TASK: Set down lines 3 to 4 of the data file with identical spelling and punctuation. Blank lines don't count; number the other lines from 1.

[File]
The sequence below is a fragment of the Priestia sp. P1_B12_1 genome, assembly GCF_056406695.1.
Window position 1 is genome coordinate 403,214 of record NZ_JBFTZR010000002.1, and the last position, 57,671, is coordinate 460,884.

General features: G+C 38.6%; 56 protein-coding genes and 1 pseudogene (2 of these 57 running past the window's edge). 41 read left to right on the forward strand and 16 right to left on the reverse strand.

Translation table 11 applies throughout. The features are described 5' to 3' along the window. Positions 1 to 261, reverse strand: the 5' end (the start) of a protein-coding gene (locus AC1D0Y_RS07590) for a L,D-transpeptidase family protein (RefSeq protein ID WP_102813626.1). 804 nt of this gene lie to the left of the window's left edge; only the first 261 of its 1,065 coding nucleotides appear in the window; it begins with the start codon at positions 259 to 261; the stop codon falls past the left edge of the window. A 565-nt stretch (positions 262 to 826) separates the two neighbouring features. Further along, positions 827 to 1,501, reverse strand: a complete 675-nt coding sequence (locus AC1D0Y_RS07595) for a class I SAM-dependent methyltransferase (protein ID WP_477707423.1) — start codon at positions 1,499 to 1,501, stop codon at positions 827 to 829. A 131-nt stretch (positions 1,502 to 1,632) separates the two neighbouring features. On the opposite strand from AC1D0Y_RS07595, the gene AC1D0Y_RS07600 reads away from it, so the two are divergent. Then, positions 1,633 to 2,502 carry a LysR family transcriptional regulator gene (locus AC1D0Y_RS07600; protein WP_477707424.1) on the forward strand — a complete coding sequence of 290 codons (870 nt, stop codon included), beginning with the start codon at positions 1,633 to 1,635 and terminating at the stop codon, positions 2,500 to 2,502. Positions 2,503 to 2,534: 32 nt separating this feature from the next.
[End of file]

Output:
General features: G+C 38.6%; 56 protein-coding genes and 1 pseudogene (2 of these 57 running past the window's edge). 41 read left to right on the forward strand and 16 right to left on the reverse strand.

Translation table 11 applies throughout. The features are described 5' to 3' along the window. Positions 1 to 261, reverse strand: the 5' end (the start) of a protein-coding gene (locus AC1D0Y_RS07590) for a L,D-transpeptidase family protein (RefSeq protein ID WP_102813626.1). 804 nt of this gene lie to the left of the window's left edge; only the first 261 of its 1,065 coding nucleotides appear in the window; it begins with the start codon at positions 259 to 261; the stop codon falls past the left edge of the window. A 565-nt stretch (positions 262 to 826) separates the two neighbouring features. Further along, positions 827 to 1,501, reverse strand: a complete 675-nt coding sequence (locus AC1D0Y_RS07595) for a class I SAM-dependent methyltransferase (protein ID WP_477707423.1) — start codon at positions 1,499 to 1,501, stop codon at positions 827 to 829. A 131-nt stretch (positions 1,502 to 1,632) separates the two neighbouring features. On the opposite strand from AC1D0Y_RS07595, the gene AC1D0Y_RS07600 reads away from it, so the two are divergent. Then, positions 1,633 to 2,502 carry a LysR family transcriptional regulator gene (locus AC1D0Y_RS07600; protein WP_477707424.1) on the forward strand — a complete coding sequence of 290 codons (870 nt, stop codon included), beginning with the start codon at positions 1,633 to 1,635 and terminating at the stop codon, positions 2,500 to 2,502. Positions 2,503 to 2,534: 32 nt separating this feature from the next.